Let us pray . . .

Today I treated myself to a pedicure. My feet were feeling rough, and I had disliked my nail color almost since I had it put on a month ago. I'm really pleased with the result and feel more confident to face the summer now.

While I was sitting in the pedicure chair having my feet pampered, I was reminded of the last time I got a mani/pedi. It was at the nail salon in Henderson last month. I had my pedicure first and then sat down to have my nails manicured. The woman did all the prep work on my fingers (filing, cutting, soaking, etc.) and then leaned over to tell me something. I didn't understand her, so I asked her to repeat herself.

"Will you pray for me?"

Hmm. All these thoughts began to race through my head. Should I pray that she makes my nails look pretty? That she doesn't hurt me with those sharp tools? Or is this something more serious — is she going through some real life issues right now?

As I was sitting there looking very confused, she repeated her question and pointed to my purse.


"Would you like to pay me now?"

That made much more sense. I sheepishly took out my wallet and paid her.

You just never know what's going to happen when you get your nails done.

Riding the Train

Back when I used to ride the train every day, there was a man who often rode on the same car as me. What was so remarkable about this man was that he was wearing shorts every time I saw him. It didn’t matter if it was 9 degrees or 90 degrees — he always wore shorts. I was pretty amazed by him the first few times I saw him. I thought he must be one of those strong New England types who never feels the cold and laughs at the sight of me, a Texas transplant, wearing Big Blue. Then I began to wonder where he worked — it must be a pretty informal workplace if he’s able to wear shorts everyday. Did everyone else there wear shorts too?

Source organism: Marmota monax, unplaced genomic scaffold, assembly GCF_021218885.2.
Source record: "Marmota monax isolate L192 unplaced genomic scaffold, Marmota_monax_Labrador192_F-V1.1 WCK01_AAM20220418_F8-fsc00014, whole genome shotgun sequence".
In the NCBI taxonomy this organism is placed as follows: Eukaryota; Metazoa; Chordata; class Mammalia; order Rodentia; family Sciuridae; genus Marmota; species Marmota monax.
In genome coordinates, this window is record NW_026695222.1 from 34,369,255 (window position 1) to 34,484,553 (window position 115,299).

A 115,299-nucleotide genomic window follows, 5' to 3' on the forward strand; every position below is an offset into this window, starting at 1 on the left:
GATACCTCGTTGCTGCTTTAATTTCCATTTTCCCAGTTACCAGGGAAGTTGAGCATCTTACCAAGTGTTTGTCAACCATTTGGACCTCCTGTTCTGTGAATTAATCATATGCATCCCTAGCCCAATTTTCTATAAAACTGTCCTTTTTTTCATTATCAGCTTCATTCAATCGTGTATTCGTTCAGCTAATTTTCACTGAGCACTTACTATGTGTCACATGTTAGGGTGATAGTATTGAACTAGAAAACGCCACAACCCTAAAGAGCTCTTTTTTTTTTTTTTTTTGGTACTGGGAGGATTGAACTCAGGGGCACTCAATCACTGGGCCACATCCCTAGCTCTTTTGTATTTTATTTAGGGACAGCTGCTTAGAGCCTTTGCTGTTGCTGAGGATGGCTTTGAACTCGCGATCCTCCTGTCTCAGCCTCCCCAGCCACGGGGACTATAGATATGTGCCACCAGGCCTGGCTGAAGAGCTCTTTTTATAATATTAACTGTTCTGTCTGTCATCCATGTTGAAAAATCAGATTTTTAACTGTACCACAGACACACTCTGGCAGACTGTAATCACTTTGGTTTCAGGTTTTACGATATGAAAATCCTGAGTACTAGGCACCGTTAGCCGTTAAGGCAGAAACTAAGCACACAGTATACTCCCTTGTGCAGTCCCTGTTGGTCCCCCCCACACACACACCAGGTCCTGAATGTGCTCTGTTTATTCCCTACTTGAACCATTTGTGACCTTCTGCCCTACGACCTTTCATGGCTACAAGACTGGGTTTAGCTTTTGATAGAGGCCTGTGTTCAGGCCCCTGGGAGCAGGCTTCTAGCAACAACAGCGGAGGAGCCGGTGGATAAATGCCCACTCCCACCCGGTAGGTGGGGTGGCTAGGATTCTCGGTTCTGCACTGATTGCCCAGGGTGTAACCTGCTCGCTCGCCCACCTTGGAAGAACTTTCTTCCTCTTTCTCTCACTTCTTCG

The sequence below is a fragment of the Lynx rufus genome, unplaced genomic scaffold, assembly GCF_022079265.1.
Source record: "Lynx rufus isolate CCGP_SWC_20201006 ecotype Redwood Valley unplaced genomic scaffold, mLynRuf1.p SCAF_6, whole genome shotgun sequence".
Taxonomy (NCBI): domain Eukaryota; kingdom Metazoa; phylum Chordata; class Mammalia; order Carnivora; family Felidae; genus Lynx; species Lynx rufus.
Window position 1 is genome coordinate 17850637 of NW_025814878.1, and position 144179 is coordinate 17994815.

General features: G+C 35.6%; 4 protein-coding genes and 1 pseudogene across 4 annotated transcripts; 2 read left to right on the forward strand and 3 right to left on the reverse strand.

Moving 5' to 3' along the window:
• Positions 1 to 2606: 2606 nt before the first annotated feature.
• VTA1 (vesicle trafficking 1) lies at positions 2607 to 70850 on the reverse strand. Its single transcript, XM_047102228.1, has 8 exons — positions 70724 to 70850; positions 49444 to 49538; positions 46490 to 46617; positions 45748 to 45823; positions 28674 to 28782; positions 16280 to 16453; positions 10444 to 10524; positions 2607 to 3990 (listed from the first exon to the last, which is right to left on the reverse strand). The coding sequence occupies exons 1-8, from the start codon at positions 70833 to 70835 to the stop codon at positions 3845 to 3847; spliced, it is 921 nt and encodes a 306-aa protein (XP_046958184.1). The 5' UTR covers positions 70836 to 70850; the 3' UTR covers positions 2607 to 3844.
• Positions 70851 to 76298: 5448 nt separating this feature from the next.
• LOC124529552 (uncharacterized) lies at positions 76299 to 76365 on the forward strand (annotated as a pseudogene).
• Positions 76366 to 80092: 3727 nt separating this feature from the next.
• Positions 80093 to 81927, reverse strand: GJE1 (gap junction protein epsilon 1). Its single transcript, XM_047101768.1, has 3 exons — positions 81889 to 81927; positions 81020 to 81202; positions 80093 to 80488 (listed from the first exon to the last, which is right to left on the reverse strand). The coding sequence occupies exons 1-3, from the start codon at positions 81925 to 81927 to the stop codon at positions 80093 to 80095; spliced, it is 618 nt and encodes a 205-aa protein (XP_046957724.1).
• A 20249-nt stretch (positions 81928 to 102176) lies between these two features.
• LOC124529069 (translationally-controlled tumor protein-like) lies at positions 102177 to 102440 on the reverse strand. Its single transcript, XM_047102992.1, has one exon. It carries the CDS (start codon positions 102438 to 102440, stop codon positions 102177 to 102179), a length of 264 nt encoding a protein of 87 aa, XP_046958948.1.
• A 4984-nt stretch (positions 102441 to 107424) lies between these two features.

It’s funny how you spend so much time riding the train and creating stories about the people who ride along beside you. There was one older lady who always wore her hair up in a fancy, almost old-fashioned bun. She walked very slowly but with purpose. In the winter she carried a ski pole to help her navigate the ice. I always wondered if her grandchildren insisted she carry it, or if she was self-assured enough to carry it herself. Another woman had the craziest, multi-colored backpack. I was desolate the few weeks she went without it. Luckily she went back to it, and all order returned to the world.

Sometimes I wonder what people thought about me. Did they recognize me because of my coats? (I tend to wear brightly colored numbers — mostly to ensure I don’t get lost in the snow.) Or was it something else? My hair cut? My smile? My inability to really run for the train, but a willingness to try?

I miss riding the train sometimes. I got so much reading done and had two whole hours of ME time every day. But sometimes, what I miss the most are the people.

Colorado Panorama

I finally learned how to stitch together the panorama pictures from my camera. This is the panorama I took at Rocky Mountain National Park in May 2009. You can see a bigger version here.

Swimming Lessons

A short video for your viewing pleasure . . .